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Scott Craig

Frustrated with new Akorn grill

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I purchased an Akorn Kooker more than 30 days ago from Lowe's.  First time out, I tried to grill steaks.  Could never get it up to temp.  Got it to 500 degrees, but only briefly.  Was very frustrated.  Checked online, and decided maybe I needed to use lump charcoal.  Bought some Frontier lump charcoal for tonight.  Fire looks pretty good.  Top damper open, bottom damper open almost all the way.  Maxxed out at 350 degrees, and dropping now.  Like last time, fire looked great.  Coals look great.  But not up to temp.  

 

I am just about to bring it to the dump.  I do not have a friend who can come by and show me what the hell I"m doing wrong.  And most of the tips I'm finding talk about getting it TOO hot, not the problem I'm having.  Really wish I didn't buy it, because it's ruined two meals and nights for me, and I don't do frustration well.  Can't see trying this again on my own.  I am not a complete neophyte at grilling - I know how to build a fire, and I know how to grill with gas.  Years ago I had a Brinkman kettle smoker, and that worked fine.  But if I wanted just a smoker, I wouldn't have spent $400.00 on it (including the smoke diffuser piece).  Extremely upset and disappointed.  Lowe's built the damn thing for us, and I can't find any flaws in how it was put together.  Has anybody else had this problem, ever?  The first time it was windy, and I used briquets.  But this time?  I just have no idea.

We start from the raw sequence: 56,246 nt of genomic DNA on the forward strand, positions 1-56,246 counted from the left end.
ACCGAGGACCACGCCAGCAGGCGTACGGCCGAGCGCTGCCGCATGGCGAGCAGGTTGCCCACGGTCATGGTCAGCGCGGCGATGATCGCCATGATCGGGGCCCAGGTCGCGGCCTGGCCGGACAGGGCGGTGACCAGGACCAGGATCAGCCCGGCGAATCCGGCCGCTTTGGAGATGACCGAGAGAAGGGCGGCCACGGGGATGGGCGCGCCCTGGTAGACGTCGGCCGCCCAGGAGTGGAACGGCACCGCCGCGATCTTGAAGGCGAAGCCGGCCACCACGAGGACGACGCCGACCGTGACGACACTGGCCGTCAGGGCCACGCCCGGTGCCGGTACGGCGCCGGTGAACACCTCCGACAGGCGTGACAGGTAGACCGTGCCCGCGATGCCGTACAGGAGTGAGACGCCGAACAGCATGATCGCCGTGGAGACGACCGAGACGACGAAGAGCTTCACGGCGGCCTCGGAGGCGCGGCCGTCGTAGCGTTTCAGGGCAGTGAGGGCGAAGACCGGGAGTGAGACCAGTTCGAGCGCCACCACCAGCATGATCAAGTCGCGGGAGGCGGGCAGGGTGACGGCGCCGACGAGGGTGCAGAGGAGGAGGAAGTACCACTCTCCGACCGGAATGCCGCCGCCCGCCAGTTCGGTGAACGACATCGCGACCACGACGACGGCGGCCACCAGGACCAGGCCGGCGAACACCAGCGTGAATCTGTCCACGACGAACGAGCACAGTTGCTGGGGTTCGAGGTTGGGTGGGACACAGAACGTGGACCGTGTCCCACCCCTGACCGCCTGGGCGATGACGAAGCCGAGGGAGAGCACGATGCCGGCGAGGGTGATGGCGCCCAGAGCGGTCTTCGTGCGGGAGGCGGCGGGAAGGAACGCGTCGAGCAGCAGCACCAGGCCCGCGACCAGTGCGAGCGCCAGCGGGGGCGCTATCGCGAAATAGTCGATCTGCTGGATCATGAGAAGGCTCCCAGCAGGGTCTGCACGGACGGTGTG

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G'day Scott, that must be disappointing and very frustrating for you.

I have a "Dragon" Kamado which is virtually identical to the Akorn.

I wonder if the lump charcoal you have may be a bad batch?

Maybe trying a different brand could help.

How much charcoal are you putting into the firebox? If you haven't already, try loading up to just under the tabs and lighting it in several different places. Make sure the ash tray is clean and the vents aren't blocked and have a bit of experimenting time with learning the fire/grill before attempting any cooking on it.

That thing should get to a roaring inferno if you let it (not advised) and if you have a very hot fire going make sure to "burp" it before opening the lid fully. I still wonder if the charcoal may be the culprit but would be most interested to hear how you get on. And use lump not briquettes     ;-)

Cheers,

Billy.

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how long are you giving it to get up to temp before using it. Mine would take 30mins to get up to temp which was a lot longer than i expected when i first started using if. Also i find  thermometer in the Dome is inaccurate and unreliable. What are you using to check temps?

 

Otherwise agree with everything billy grills said.

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Don't give up yet. The Akorn is a great grill and can peg out to 700+ F. Temp is all about fuel and air flow. A full load of lump with a lower grate that's not clogged and full open vents should get that baby ablazin'!

 

There's a lot of helpful information around here and lots of members willing to help you out.